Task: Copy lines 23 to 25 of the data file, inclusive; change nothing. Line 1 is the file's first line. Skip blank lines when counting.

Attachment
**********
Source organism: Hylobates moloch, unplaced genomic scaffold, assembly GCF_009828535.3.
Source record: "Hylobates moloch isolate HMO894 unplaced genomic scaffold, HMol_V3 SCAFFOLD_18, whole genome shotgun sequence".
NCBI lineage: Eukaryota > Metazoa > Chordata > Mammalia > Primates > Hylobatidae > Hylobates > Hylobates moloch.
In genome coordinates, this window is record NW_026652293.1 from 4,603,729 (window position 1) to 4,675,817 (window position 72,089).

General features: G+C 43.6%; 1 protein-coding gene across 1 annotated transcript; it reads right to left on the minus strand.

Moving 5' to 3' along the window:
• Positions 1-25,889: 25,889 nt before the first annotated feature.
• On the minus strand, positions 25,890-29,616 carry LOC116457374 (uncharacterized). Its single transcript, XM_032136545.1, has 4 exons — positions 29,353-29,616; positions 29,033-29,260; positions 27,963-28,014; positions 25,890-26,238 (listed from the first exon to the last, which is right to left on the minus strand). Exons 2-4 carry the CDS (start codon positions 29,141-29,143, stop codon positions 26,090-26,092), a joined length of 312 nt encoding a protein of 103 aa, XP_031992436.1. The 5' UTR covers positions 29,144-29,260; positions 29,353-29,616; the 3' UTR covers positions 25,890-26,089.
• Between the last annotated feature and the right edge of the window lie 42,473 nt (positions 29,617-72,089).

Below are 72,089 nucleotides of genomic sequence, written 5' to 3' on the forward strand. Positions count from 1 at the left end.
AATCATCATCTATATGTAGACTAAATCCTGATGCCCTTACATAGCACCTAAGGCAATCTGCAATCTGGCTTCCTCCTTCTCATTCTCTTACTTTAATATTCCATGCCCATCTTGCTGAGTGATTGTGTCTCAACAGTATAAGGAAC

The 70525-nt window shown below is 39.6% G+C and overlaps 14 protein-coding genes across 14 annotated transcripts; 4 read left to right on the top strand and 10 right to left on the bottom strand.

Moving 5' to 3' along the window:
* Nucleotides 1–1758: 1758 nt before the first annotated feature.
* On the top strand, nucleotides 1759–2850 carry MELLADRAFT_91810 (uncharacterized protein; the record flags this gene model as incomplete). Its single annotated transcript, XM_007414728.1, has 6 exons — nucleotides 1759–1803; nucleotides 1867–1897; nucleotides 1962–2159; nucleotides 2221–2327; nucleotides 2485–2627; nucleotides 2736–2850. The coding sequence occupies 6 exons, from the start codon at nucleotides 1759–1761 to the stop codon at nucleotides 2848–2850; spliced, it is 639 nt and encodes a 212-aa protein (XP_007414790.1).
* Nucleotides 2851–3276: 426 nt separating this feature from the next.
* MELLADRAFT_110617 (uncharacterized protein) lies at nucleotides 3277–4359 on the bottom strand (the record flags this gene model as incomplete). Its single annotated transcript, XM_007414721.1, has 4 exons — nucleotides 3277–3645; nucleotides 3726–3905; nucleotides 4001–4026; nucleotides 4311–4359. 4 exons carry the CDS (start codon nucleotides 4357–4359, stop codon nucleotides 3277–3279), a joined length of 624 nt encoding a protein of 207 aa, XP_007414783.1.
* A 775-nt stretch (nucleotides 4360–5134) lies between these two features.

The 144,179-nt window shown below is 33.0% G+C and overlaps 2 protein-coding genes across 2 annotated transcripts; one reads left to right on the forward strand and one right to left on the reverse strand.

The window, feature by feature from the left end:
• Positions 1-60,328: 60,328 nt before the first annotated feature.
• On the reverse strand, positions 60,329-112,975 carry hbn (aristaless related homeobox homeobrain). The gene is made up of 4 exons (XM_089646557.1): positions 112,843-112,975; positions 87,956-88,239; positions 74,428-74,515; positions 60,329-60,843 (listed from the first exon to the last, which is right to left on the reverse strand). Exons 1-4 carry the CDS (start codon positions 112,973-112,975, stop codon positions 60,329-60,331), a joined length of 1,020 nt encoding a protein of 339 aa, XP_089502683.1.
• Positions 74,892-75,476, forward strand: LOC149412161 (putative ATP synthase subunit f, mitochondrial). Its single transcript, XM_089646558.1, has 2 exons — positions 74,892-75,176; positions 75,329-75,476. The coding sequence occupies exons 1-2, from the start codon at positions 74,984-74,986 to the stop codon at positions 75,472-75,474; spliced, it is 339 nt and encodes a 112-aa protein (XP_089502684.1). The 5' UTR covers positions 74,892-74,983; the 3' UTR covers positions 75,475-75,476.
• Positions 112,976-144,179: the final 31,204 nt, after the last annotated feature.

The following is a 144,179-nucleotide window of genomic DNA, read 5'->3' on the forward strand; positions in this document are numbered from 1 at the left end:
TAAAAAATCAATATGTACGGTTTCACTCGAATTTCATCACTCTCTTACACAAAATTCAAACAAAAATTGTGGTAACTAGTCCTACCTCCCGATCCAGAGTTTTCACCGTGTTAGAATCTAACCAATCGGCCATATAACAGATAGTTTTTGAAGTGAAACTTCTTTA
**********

• Positions 74,892-75,476, forward strand: LOC149412161 (putative ATP synthase subunit f, mitochondrial). Its single transcript, XM_089646558.1, has 2 exons — positions 74,892-75,176; positions 75,329-75,476. The coding sequence occupies exons 1-2, from the start codon at positions 74,984-74,986 to the stop codon at positions 75,472-75,474; spliced, it is 339 nt and encodes a 112-aa protein (XP_089502684.1). The 5' UTR covers positions 74,892-74,983; the 3' UTR covers positions 75,475-75,476.
• Positions 112,976-144,179: the final 31,204 nt, after the last annotated feature.

The following is a 144,179-nucleotide window of genomic DNA, read 5'->3' on the forward strand; positions in this document are numbered from 1 at the left end: